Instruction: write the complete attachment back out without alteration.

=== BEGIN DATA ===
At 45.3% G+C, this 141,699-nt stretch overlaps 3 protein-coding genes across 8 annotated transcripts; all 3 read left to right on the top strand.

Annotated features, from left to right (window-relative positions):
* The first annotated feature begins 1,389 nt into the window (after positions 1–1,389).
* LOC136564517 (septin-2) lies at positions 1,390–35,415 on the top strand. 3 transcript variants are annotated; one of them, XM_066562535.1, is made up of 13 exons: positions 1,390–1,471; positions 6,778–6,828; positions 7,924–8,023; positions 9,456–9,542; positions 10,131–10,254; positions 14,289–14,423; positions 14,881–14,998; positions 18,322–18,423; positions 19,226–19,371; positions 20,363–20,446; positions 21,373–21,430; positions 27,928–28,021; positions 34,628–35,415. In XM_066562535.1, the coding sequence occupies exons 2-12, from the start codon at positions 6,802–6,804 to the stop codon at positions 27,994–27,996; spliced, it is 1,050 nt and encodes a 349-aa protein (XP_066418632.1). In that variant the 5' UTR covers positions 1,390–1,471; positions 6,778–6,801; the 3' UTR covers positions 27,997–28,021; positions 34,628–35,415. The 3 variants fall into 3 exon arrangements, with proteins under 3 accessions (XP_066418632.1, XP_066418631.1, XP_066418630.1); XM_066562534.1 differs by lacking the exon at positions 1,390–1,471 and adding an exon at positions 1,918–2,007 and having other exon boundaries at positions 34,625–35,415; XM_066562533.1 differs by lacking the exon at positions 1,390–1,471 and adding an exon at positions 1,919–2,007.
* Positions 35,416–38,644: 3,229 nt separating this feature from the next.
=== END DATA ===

At 45.3% G+C, this 141,699-nt stretch overlaps 3 protein-coding genes across 8 annotated transcripts; all 3 read left to right on the top strand.

Annotated features, from left to right (window-relative positions):
* The first annotated feature begins 1,389 nt into the window (after positions 1–1,389).
* LOC136564517 (septin-2) lies at positions 1,390–35,415 on the top strand. 3 transcript variants are annotated; one of them, XM_066562535.1, is made up of 13 exons: positions 1,390–1,471; positions 6,778–6,828; positions 7,924–8,023; positions 9,456–9,542; positions 10,131–10,254; positions 14,289–14,423; positions 14,881–14,998; positions 18,322–18,423; positions 19,226–19,371; positions 20,363–20,446; positions 21,373–21,430; positions 27,928–28,021; positions 34,628–35,415. In XM_066562535.1, the coding sequence occupies exons 2-12, from the start codon at positions 6,802–6,804 to the stop codon at positions 27,994–27,996; spliced, it is 1,050 nt and encodes a 349-aa protein (XP_066418632.1). In that variant the 5' UTR covers positions 1,390–1,471; positions 6,778–6,801; the 3' UTR covers positions 27,997–28,021; positions 34,628–35,415. The 3 variants fall into 3 exon arrangements, with proteins under 3 accessions (XP_066418632.1, XP_066418631.1, XP_066418630.1); XM_066562534.1 differs by lacking the exon at positions 1,390–1,471 and adding an exon at positions 1,918–2,007 and having other exon boundaries at positions 34,625–35,415; XM_066562533.1 differs by lacking the exon at positions 1,390–1,471 and adding an exon at positions 1,919–2,007.
* Positions 35,416–38,644: 3,229 nt separating this feature from the next.